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Australian Cattle Update January 2017

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January 2017

Cattle

The majority of Australian cattle producers will enter 2017 in a good position after receiving high prices in 2016. The weather and direction of the market in the United States will be key factors affecting continued herd rebuilding and prices in early 2017.

Most of the country experienced a drier end to 2016, with average to below average rainfall in all regions except for central Australia and Tasmania. January to March is expected to be drier and warmer than normal for most of eastern Australia. Wetter and cooler conditions are likely in northern and central Western Australia. Prolonged dry conditions through summer and autumn could slow restocker demand, which was a significant driver of higher prices in 2016.

Beef export volumes continued to slide further below 2015 levels. The latest data from November shows a year-to-date decline of 21.2%. Increased production in the US, combined with tight supplies and high prices out of Australia, has led to a 44% drop in year-to-date exports to the US. Lower volumes exported to the US have returned Japan to the number one export market for Australian beef despite exports declining 7% from 2015. The number of live cattle exports is 17% below 2015. Live exports to Indonesia and Vietnam declined 6% and 45%, respectively.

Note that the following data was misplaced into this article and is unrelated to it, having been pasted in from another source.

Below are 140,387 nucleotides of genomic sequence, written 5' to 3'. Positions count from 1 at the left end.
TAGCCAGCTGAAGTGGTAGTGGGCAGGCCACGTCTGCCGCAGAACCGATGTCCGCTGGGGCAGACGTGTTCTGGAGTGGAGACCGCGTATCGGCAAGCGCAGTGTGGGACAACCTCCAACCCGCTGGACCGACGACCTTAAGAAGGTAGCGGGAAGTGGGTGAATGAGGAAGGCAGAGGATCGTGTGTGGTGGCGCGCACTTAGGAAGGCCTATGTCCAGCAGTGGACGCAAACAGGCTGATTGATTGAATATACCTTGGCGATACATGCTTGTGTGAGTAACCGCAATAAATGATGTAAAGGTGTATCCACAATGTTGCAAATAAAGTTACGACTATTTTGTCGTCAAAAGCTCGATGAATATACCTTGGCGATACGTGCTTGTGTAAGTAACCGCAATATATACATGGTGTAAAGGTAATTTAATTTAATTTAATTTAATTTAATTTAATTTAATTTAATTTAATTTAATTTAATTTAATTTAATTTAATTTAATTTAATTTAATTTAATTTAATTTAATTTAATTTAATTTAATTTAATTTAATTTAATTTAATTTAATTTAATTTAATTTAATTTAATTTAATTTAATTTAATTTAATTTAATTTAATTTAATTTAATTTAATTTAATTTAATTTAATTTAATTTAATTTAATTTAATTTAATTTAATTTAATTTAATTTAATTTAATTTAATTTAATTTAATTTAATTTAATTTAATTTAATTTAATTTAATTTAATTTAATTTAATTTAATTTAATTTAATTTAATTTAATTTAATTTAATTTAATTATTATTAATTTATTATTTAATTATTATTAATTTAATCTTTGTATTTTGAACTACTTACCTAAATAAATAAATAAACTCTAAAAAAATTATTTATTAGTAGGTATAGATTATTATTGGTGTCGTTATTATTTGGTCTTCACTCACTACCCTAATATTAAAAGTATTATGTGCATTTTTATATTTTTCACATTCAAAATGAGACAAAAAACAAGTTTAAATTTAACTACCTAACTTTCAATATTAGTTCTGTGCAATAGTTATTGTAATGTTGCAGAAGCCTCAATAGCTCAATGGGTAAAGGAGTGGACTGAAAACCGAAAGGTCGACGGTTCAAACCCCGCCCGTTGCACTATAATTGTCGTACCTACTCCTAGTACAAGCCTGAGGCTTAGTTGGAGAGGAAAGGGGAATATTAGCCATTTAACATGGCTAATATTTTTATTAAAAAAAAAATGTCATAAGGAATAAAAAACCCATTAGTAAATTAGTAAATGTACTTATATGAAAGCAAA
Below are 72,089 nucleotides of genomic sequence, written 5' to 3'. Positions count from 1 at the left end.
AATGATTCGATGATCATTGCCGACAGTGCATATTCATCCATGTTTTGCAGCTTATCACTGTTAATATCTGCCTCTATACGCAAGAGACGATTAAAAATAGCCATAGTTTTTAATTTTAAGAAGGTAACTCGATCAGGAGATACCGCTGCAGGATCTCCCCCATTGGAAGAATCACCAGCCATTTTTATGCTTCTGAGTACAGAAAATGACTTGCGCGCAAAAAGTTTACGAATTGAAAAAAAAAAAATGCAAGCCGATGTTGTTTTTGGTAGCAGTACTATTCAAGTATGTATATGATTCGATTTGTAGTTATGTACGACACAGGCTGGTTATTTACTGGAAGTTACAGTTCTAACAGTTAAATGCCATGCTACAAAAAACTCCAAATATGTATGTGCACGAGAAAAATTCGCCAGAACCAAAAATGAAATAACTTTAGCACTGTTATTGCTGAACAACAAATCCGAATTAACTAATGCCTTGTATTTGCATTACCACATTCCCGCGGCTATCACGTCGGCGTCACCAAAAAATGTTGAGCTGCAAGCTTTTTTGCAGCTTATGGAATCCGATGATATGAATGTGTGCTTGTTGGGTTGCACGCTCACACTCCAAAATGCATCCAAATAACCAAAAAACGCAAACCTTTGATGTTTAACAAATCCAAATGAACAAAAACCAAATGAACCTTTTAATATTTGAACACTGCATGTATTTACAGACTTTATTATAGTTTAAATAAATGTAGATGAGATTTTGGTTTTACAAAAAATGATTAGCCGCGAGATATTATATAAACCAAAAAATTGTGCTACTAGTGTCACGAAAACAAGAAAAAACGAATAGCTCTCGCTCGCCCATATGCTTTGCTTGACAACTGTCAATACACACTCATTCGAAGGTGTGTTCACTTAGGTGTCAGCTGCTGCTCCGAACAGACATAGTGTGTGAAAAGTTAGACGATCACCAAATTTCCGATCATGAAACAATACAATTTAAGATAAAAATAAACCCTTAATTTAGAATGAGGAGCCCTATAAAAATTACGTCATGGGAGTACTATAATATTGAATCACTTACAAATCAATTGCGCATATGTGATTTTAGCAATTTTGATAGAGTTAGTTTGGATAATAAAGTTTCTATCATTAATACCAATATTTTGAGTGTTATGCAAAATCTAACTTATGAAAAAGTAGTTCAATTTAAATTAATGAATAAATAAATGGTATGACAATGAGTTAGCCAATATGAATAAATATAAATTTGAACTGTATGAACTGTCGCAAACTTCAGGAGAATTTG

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Price

Australian cattle prices increased by 2.8% to open 2017 after steadily declining by 12% between October and December. Despite the seasonal decline late last year, Australian cattle prices are still very high from a global perspective. A price correction appears inevitable later this year depending on how key factors play out.

The weather will be a big factor in prices, with the response of restockers to the dry seasonal outlook potentially easing while a tightening supply of slaughter cattle will support prices. Low grain prices will encourage feedlots, however they will also be watching the direction of finished cattle prices. A rebound in the US live cattle futures price, which has increased by 25% since mid-October, is likely to add confidence to the outlook for cattle prices in Australia.

National lamb and mutton indicator
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Production

Slaughter cattle hit markets in November after being delayed by rain earlier in spring. This later flush of cattle led to a 17% increase in cattle slaughter from October to November. National slaughter for the year to November was 19.5% lower than the same period in 2015. Carcass weights of adult cattle continued to average higher, with a national gain of 4.9%. This has partially offset the effect of lower slaughter rates on production, which was 17.1% lower than 2015 for the year to November.

The good pasture conditions seen during winter and spring in 2016 are expected to have put good weight on slaughter cattle earlier than normal. As a result, slaughter numbers are expected to be good in early 2017 before tightening again after autumn. Restocking activity is expected to continue, weather depending, which will contribute to slaughter rates trending lower over the course of the year.

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Trade